Sacramento transit system hit by hackers

The culprits, as yet unidentified, are demanding $8K ransom, or one bitcoin

November 22, 2017
Sacramento transit system hit by hackers
Sacramento transit system hit by hackers

The Sacramento Regional Transit (SacRT) system fell victim this past weekend to computer hackers. The hackers erased data and are now threatening to do more harm if SacRT doesn't pay them one bitcoin, now worth approximately $8,000.

The attack erased parts of computer programs on the agency’s servers that affect internal operations, including the ability to use computers to dispatch employees and assign buses for routes, according to SacRT Chief Operating Officer Mark Lonergan.

The agency took down its web homepage for customer information and shut down its systems for processing credit card payments on Connect Cards until agency officials can add security to prevent hackers from getting into SacRT's computer system in the future.

Bus and rail service was not affected, according to officials, nor was the agency’s mobile fare app, which is on a separate cloud-based system.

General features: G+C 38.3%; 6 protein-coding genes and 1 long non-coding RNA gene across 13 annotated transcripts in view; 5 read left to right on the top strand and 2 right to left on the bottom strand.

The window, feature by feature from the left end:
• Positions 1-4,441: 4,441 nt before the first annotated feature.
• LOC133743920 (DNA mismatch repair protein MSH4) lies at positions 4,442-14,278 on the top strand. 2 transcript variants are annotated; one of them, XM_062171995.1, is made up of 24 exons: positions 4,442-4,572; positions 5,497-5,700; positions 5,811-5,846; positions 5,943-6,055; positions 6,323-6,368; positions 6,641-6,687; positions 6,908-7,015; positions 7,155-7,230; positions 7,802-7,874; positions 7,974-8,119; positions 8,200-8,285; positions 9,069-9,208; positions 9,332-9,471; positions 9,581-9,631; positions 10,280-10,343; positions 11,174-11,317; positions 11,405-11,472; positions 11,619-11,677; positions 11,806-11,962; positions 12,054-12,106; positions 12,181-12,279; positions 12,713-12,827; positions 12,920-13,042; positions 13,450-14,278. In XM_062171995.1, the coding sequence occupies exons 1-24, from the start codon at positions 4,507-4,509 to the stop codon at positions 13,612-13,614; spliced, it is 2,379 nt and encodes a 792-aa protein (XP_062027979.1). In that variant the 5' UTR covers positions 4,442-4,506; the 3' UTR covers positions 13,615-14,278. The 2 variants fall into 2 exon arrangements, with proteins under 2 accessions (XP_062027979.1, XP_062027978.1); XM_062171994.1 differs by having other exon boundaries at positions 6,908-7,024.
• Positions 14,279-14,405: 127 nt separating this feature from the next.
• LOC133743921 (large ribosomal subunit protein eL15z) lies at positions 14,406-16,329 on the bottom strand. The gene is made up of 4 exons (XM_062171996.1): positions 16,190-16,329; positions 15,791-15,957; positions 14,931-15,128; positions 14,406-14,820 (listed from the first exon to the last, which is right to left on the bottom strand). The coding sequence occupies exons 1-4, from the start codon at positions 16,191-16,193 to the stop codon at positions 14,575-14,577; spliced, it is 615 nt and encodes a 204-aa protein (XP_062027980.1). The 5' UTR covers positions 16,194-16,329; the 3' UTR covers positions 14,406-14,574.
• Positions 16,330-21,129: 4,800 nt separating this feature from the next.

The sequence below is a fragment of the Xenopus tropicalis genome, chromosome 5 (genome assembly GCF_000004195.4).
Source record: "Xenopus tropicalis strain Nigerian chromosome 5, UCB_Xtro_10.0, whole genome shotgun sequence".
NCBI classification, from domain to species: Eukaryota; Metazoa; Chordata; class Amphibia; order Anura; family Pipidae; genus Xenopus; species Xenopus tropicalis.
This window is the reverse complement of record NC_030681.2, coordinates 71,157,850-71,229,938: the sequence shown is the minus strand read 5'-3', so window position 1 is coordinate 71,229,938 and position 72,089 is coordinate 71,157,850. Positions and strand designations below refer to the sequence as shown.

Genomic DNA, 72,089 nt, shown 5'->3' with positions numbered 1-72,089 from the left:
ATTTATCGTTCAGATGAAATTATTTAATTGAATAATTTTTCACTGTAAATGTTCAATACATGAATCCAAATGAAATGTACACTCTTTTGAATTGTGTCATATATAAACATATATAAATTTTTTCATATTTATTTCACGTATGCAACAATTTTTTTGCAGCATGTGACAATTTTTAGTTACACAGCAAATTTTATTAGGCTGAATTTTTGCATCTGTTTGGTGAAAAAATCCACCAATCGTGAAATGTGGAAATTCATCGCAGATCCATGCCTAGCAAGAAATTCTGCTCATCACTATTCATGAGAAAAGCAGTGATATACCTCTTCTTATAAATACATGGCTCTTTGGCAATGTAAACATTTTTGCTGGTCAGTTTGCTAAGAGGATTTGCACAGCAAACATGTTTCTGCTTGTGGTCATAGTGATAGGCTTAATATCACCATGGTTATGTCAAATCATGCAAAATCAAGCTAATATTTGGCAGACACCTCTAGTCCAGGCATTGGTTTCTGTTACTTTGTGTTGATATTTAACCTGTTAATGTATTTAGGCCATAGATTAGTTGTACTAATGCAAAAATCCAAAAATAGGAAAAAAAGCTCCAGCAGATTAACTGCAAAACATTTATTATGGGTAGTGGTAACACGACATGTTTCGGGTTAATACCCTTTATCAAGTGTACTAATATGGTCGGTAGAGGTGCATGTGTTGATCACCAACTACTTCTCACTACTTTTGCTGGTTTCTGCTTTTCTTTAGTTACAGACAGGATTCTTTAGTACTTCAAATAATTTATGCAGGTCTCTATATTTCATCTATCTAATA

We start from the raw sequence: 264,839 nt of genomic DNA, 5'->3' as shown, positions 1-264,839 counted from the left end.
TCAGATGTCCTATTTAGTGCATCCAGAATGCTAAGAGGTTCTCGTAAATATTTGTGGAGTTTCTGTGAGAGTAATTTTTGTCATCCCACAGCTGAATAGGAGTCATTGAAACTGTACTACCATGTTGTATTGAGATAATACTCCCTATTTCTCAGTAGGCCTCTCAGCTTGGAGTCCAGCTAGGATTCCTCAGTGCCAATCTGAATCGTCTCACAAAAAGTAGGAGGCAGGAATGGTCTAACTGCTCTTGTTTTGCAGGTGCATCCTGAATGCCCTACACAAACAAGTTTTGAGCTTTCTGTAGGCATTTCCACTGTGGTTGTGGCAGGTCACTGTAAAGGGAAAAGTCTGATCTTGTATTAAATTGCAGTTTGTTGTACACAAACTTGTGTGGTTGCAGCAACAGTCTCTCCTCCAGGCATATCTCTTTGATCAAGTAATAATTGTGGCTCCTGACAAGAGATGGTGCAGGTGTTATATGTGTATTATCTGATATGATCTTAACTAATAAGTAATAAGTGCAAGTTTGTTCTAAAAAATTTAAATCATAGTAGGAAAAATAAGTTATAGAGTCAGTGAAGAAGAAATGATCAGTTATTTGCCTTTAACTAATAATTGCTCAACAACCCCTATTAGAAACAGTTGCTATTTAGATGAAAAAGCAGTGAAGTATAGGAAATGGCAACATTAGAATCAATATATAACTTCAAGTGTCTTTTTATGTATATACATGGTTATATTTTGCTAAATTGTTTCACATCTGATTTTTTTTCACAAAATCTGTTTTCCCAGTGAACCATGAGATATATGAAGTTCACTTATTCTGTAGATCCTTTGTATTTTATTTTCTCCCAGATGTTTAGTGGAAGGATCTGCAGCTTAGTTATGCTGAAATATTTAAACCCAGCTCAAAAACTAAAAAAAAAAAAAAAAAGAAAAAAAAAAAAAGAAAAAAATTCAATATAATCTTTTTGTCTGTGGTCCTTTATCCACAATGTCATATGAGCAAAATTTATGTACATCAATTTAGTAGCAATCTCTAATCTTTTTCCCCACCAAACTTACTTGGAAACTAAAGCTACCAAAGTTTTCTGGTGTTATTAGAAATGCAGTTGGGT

The hackers announced their presence on Saturday when they altered the agency’s main webpage with the following statement:

“I’m sorry to modify the home page,i’m good hacker,I just want to help you fix these vulverability. This is one of the loopholes, modify the home page is to let you now there are loopholes. Not just this one loophole! It’s Very Dangerous!!please contact me as soon as possible. Please contact me email to help you fix these . . .”

That message turned out to be a trap. When technicians went into the SacRT system to check out the damage, it unleashed the attack Sunday morning that erased the virtual servers. The hacker or hackers then sent a Facebook message to SacRT demanding ransom, with the message saying, “hello, I will always attack your website, we are hackers. we can do everything. Pay us now to stop attacking.”

The hackers, who are apparently versed in realistic ransom demands, asked for a bitcoin—whose worth soared above $8,000 on Monday. SacRT did not respond to that demand. Lonergan said the agency's security systems had already noticed that data was being erased.

Source: The Sacramento Bee

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